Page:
On Wednesday, Military Times reported on a relatively unknown law that allows certified troops to carry concealed handguns. Called the Law Enforcement Officers Safety Act of 2004, the law was extended to apply to military personnel in 2013 and allows credentialed troops as well as military police to carry weapons while off duty, even if their states do not have concealed-carry laws.
According to the Law Enforcement Officers Safety Act application website, applicants must have experience as a law enforcement officer — at least 10 years experience for separated or retired applicants — and have experience making an arrest or the “authority to apprehend pursuant to section 807(b) of Title 10 of the U.S Code, also known as Article 7(b) of the Uniform Code of Military Justice.”
They must also be authorized to carry a firearm, regularly qualify to use a firearm, not be prohibited by federal law from owning a firearm, and submit a commander’s endorsement letter validating that they meet the necessary standards established by their service, and the Department of Defense.
However, the LEOSA license does not permit service members to carry concealed firearms on military installations.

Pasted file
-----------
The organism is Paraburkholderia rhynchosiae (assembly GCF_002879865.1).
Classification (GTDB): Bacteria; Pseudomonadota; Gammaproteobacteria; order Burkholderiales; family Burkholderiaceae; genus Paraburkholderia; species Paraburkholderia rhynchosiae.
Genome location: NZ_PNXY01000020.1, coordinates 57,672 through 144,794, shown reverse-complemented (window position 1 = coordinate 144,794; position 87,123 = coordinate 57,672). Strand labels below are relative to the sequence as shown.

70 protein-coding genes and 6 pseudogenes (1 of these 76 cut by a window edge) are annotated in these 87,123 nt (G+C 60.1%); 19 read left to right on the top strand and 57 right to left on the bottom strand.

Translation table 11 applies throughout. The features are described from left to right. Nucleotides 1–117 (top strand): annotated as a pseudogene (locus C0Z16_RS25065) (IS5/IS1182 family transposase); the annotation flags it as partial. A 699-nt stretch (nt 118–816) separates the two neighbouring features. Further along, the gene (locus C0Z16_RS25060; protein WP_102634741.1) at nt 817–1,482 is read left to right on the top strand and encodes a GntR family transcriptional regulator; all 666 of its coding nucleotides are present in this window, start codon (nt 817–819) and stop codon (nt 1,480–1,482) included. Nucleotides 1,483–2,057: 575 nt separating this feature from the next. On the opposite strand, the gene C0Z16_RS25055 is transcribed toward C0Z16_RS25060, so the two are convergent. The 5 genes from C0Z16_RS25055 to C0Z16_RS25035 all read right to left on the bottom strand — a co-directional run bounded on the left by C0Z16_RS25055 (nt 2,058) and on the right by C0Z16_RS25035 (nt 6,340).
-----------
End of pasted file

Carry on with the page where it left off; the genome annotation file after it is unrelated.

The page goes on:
So far, the Air Force is the only branch that has begun contracting out applications in order to get licences; however, service members from other branches can apply directly through their state.
WASHINGTON (Reuters) - U.S. President Donald Trump was reeling from sharp rebukes at home and abroad over his surprise announcement last month to immediately pull American troops out of Syria when he flew into the al Asad airbase in neighboring Iraq the day after Christmas.
Inside a canvas Quonset hut, one of the arced prefabricated structures used by the military and surrounded by concertina wire, Trump received operational briefs from U.S. commanders suggesting a territorial victory against Islamic State was within sight, but the military needed just a bit more time, U.S. officials said.
In a message to the force sent Tuesday, Adm. Karl L. Schultz said both he and the Department of Homeland Security Secretary remain "fully engaged" on the missing pay issue, which have caused "anxiety and uncertainty" for Coasties and their families.